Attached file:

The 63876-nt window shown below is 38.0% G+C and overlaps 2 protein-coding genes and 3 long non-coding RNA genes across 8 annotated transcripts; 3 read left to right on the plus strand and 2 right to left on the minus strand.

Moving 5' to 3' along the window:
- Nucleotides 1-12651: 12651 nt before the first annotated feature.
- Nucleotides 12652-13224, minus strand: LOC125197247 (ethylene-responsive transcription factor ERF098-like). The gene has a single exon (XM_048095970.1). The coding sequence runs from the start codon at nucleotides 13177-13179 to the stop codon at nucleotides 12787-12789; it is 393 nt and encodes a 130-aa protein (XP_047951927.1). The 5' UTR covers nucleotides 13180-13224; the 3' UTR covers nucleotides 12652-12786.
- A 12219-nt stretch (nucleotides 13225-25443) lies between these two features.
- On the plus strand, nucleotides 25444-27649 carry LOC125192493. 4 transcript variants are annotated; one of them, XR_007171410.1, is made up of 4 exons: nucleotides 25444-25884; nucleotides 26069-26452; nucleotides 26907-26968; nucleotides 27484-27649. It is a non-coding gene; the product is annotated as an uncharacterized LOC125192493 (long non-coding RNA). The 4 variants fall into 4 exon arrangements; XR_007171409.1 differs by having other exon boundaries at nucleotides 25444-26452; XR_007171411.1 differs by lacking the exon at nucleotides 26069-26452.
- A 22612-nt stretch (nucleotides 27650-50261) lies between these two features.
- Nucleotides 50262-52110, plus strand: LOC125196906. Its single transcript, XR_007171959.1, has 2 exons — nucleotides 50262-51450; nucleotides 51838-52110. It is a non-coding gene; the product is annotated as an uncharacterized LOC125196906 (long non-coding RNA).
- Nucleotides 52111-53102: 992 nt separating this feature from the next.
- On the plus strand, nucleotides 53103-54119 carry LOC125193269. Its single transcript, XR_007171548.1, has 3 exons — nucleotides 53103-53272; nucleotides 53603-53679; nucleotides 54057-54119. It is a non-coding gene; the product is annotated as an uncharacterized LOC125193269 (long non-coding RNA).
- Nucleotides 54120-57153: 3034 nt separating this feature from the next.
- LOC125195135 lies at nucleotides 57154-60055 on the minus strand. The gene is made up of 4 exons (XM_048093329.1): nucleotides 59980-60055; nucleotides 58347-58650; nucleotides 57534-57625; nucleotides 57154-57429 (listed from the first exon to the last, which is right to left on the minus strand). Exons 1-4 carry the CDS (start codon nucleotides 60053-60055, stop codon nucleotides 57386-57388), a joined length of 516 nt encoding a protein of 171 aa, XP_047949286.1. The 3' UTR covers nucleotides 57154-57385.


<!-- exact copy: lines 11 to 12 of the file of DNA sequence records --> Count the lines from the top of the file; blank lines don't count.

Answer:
- Nucleotides 54120-57153: 3034 nt separating this feature from the next.
- LOC125195135 lies at nucleotides 57154-60055 on the minus strand. The gene is made up of 4 exons (XM_048093329.1): nucleotides 59980-60055; nucleotides 58347-58650; nucleotides 57534-57625; nucleotides 57154-57429 (listed from the first exon to the last, which is right to left on the minus strand). Exons 1-4 carry the CDS (start codon nucleotides 60053-60055, stop codon nucleotides 57386-57388), a joined length of 516 nt encoding a protein of 171 aa, XP_047949286.1. The 3' UTR covers nucleotides 57154-57385.